Active Directory Outlook Signature – VBScript

Update: This article was updated on September 10, 2020.

See also a more recent article on how to create a HTML email signature in Outlook using VBScript.

Setting up an email signature for each Outlook user in the organization can be a time-consuming job, especially when performed manually. Moreover – every time a change in the signature is required the whole process needs to be repeated.

That is why system administrators are searching the web for a more centralized way of performing this task. One of the possible solutions is to run a logon script, distributed to workstations via the Group Policy Object. When the end user logs on, the script gathers information about that particular person from Active Directory and creates a personalized email signature in Outlook. Below, you will find a guide on how to configure such a script.

Outlook Signatures VBScript

Script preparation

Firstly you need a VBScript that creates a signature in Outlook. Below you can find an example code, that reads user’s information from Active Directory. That information is then inserted into the signature. Lastly, the script sets the signature to be added to new emails and reply emails.

On Error Resume Next

Set objSysInfo = CreateObject("ADInformation")

strUser = objSysInfo.UserName
Set objUser = GetObject("LDAP://" & strUser)
If objUser Is Empty Then _
MsgBox "No connection with LDAP information.", _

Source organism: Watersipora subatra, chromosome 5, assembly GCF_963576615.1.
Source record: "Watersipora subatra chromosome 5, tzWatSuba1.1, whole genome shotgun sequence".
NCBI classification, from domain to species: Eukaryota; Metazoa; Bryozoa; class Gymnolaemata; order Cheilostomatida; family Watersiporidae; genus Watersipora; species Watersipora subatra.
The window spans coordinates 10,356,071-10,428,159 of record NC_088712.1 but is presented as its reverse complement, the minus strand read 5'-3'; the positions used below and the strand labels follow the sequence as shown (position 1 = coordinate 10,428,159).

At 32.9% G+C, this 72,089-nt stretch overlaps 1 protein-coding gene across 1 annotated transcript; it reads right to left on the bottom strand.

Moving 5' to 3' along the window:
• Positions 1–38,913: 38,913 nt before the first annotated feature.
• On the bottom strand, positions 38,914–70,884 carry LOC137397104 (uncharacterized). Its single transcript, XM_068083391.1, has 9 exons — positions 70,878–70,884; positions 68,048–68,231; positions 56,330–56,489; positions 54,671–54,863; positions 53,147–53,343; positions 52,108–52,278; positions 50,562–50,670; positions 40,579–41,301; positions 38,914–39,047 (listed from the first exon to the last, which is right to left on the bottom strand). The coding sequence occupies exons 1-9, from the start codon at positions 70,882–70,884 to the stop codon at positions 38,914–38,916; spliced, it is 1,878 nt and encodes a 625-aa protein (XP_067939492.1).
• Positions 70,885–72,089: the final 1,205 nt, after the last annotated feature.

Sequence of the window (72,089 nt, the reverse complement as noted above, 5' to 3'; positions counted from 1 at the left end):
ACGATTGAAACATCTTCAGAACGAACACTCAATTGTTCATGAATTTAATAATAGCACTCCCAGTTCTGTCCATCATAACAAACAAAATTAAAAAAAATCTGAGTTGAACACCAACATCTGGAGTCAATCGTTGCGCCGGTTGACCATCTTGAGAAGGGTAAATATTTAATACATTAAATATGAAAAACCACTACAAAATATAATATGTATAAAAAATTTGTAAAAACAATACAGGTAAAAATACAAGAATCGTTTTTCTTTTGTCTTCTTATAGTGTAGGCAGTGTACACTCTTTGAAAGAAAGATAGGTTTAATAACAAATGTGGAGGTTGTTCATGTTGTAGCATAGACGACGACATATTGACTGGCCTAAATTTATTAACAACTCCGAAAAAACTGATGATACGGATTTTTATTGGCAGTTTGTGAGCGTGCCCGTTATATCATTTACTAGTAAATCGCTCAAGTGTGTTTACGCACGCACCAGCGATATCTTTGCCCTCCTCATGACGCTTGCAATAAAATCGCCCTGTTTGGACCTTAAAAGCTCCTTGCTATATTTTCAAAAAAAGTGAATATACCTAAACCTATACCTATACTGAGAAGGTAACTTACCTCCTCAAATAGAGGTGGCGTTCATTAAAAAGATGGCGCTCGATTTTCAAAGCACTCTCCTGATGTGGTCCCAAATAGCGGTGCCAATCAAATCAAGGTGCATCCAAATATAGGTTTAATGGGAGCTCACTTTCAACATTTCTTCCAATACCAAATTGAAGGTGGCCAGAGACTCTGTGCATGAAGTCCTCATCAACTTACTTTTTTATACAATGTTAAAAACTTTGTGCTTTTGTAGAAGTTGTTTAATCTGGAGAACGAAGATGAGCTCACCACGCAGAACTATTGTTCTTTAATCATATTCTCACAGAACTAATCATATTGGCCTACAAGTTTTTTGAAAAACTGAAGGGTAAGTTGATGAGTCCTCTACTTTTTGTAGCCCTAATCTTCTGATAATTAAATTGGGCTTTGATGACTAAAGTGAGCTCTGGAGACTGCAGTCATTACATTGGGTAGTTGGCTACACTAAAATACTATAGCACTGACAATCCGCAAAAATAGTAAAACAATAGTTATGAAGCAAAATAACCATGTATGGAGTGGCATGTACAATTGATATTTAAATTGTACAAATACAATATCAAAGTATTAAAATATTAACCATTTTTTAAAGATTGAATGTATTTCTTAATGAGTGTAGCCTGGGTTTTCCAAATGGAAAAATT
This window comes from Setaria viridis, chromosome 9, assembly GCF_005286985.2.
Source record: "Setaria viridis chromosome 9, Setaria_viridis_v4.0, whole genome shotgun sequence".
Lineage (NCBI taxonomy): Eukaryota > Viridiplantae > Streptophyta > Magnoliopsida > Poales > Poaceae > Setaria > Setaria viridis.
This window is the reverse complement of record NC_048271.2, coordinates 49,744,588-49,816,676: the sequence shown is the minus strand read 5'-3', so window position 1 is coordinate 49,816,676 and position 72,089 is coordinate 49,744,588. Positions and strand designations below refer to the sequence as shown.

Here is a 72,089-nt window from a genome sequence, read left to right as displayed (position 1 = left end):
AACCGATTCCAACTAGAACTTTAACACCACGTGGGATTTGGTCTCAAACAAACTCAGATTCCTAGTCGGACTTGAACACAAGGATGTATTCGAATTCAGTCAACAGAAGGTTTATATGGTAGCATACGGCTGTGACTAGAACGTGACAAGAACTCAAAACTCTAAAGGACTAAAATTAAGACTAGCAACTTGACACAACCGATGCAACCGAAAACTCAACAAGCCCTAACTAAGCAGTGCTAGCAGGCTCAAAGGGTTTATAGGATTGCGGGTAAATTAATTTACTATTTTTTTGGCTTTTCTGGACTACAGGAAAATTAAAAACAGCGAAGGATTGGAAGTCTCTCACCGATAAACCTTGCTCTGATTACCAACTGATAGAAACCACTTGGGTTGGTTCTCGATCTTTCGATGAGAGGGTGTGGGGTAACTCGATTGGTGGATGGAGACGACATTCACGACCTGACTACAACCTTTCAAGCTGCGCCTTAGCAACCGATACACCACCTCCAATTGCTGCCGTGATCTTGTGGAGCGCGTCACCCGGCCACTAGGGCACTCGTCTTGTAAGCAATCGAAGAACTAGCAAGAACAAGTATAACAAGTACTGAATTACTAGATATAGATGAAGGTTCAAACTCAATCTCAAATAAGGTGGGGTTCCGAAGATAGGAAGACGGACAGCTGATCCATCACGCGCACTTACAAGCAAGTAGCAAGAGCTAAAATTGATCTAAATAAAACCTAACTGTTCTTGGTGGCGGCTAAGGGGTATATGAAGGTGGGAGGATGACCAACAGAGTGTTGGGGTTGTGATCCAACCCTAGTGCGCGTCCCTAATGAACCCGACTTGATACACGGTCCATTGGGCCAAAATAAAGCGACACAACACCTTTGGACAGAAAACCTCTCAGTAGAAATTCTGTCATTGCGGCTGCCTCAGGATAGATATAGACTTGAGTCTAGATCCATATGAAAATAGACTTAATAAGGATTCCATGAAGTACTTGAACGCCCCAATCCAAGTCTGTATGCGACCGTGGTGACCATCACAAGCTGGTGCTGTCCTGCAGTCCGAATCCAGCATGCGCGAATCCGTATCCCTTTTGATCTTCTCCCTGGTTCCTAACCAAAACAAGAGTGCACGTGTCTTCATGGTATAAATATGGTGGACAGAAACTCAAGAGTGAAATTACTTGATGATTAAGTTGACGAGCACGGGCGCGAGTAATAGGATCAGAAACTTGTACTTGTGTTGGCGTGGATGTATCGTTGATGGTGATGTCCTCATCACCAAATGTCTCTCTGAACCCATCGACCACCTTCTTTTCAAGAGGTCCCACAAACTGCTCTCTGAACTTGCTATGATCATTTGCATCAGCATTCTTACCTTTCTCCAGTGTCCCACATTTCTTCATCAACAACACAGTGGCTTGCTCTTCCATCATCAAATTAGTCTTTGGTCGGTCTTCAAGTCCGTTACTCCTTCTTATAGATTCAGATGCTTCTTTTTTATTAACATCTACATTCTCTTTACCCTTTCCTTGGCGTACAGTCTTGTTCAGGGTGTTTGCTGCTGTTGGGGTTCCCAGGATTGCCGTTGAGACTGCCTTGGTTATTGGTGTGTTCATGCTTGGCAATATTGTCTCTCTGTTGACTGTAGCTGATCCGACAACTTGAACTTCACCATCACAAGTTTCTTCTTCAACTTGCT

vbCritical, "Error": Exit Sub

strName = objUser.FullName
strTitle = objUser.Title
strDepartment = objUser.Department
strCompany = objUser.Company
strPhone = objUser.telephoneNumber

Set objWord = CreateObject("Word.Application")

Set objDoc = objWord.Documents.Add()
Set objSelection = objWord.Selection

Set objEmailOptions = objWord.EmailOptions
Set objSignatureObject = objEmailOptions.EmailSignature

Set objSignatureEntries = objSignatureObject.EmailSignatureEntries

' Beginning of signature block

objSelection.TypeText strName & ", " & strTitle
objSelection.TypeParagraph()
objSelection.TypeText strDepartment
objSelection.TypeParagraph()
objSelection.TypeText strCompany
objSelection.TypeParagraph()
objSelection.TypeText strPhone

' End of signature block

Set objSelection = objDoc.Range()

objSignatureEntries.Add "AD Signature", objSelection
objSignatureObject.NewMessageSignature = "AD Signature"
objSignatureObject.ReplyMessageSignature = "AD Signature"

objDoc.Saved = True
objWord.Quit

Simply copy the above text into any plain text editor (e.g. Windows Notepad) and save it with the VBS file extension.

To test the script execute it on a workstation with Outlook installed (make sure that Outlook is not running). Next time you launch Outlook and create a new message it should contain a signature, similar to the example below:

2vb

To modify the signature change the code between ‘ Beginning of signature block and ‘ End of signature block in the script. Let’s say you need to add user’s email address at the very end of the signature. You can do this by adding the following line in the signature block of the script:

objSelection.TypeParagraph()
objSelection.TypeText strEmail

The resulting signature block in the script is as follows:

' Beginning of signature block

objSelection.TypeText strName & ", " & strTitle
objSelection.TypeParagraph()
objSelection.TypeText strDepartment
objSelection.TypeParagraph()
objSelection.TypeText strCompany
objSelection.TypeParagraph()
objSelection.TypeText strPhone
objSelection.TypeParagraph()
objSelection.TypeText strEmail

' End of signature block